5 More than 90% of women with breast cancer do not have a family history of the disease.
The biggest risk factor: to be female. The second largest: age. “Every woman is at risk, just because she is a woman,” says Caroline Ronovitch, MD, assistant dean of women’s affairs and professor of obstetrics and gynecology at the Herbert Wertheim School of Medicine at Florida International University in Miami.
However, if you have a family history, you may need a more vigilant examination, so ask your doctor. It is also important to know if prostate cancer, pancreatic cancer, colon cancer, ovarian cancer or skin cancer are present in your family, as any of these conditions may mean that you are also prone to breast cancer. And don’t forget to mention any cancer on your father’s side of the family. Dr. Laronga says both sides are counted equally.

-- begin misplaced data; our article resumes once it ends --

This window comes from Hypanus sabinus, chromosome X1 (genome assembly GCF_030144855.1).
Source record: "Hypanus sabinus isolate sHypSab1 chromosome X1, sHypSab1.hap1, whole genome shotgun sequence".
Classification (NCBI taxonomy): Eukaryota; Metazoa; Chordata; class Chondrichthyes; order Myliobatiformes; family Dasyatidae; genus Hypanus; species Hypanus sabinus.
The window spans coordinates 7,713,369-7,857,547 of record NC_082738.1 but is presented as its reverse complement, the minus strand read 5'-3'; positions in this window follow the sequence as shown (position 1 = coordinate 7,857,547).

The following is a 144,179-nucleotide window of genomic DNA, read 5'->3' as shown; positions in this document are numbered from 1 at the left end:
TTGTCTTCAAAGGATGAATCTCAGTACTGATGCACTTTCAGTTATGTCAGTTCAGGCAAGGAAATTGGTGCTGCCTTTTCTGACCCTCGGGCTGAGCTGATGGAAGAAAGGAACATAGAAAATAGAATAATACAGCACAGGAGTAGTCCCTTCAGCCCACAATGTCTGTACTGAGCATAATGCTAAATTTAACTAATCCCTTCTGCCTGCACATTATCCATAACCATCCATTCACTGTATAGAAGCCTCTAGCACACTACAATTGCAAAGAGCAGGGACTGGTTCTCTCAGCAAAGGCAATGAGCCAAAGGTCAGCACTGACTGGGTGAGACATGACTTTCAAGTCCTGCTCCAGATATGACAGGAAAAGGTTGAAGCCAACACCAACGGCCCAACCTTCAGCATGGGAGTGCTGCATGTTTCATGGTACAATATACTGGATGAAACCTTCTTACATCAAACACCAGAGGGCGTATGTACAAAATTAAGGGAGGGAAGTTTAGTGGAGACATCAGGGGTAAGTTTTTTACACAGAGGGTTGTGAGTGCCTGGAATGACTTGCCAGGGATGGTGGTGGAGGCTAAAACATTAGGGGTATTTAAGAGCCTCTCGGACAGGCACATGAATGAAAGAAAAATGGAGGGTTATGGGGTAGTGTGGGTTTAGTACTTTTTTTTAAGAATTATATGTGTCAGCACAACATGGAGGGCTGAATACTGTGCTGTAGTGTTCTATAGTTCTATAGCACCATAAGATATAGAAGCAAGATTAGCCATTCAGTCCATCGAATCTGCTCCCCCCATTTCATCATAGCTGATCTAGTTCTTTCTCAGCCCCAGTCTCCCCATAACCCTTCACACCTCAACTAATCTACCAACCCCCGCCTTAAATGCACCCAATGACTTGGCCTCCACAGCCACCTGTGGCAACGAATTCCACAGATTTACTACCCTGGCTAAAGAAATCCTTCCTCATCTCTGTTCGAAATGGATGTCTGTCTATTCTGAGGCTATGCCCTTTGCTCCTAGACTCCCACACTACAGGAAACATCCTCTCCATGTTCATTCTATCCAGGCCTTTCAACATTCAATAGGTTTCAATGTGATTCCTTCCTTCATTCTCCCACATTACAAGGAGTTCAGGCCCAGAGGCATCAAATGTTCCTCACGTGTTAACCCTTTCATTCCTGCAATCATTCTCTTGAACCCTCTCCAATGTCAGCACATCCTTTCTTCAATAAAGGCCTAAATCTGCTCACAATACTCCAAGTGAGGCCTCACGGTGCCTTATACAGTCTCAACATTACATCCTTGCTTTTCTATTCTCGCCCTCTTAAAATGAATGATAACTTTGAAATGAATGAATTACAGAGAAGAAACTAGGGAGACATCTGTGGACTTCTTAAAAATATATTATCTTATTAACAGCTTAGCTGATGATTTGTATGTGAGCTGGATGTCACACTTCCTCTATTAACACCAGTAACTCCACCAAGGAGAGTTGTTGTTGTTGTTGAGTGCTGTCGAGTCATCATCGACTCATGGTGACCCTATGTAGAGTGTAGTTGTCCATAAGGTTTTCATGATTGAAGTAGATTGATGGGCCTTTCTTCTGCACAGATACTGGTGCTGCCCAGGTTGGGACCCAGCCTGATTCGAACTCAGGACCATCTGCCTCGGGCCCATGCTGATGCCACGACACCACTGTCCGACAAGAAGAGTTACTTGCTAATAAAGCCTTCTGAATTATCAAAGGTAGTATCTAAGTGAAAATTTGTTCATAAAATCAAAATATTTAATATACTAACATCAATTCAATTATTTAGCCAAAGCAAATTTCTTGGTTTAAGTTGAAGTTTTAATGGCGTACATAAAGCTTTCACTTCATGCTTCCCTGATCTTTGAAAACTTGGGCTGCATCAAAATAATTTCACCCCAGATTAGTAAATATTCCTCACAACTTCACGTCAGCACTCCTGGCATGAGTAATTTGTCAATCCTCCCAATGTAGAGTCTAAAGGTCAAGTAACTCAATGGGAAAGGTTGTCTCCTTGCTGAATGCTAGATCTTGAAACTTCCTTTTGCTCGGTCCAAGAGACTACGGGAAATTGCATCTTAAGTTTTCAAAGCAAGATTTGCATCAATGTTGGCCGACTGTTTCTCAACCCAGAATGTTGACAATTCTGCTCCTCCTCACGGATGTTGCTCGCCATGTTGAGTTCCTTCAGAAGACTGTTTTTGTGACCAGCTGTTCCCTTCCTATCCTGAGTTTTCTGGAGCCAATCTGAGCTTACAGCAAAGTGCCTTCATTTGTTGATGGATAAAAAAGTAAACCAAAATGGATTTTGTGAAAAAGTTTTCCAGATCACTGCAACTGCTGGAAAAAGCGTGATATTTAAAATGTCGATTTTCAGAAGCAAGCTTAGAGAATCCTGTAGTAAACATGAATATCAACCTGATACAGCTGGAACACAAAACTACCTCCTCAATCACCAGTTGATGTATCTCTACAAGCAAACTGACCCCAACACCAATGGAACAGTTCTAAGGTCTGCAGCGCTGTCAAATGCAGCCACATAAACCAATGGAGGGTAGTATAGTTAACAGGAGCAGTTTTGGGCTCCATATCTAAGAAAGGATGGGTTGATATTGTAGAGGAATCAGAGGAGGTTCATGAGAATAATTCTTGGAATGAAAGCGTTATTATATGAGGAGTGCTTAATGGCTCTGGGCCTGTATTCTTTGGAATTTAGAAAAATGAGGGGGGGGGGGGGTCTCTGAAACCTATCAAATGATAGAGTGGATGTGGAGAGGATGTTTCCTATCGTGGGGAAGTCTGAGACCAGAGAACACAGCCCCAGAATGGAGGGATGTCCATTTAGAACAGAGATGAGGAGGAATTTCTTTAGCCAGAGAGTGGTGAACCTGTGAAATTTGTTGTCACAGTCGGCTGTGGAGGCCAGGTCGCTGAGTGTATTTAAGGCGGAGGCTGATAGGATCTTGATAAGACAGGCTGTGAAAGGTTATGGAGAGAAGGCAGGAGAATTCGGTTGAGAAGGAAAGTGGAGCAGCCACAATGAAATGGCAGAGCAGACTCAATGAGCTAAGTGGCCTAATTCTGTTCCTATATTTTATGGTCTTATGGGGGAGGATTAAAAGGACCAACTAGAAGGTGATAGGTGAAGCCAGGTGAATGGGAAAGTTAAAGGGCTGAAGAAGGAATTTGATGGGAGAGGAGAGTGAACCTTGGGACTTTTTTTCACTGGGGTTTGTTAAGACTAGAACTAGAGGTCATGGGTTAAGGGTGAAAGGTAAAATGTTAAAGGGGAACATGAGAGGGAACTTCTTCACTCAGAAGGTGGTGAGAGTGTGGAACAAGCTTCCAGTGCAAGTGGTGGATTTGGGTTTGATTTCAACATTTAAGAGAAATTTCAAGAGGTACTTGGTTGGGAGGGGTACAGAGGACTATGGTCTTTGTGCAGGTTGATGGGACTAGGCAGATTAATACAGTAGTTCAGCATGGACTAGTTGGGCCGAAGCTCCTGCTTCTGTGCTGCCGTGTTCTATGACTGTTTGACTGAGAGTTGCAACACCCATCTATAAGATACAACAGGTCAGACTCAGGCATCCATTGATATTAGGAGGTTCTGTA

6 Smoking is bad for your breasts.
This not only increases your risk of lung cancer: people who smoke for 10 years or more were at least 16% more likely than non-smokers to develop breast cancer, according to recent research by the University of West Virginia. Long-term exposure to second-hand smoke may increase risk. “Cigarette smoke causes chronic inflammation in your body, which can lead to cancer,” explains Dr. Wallace.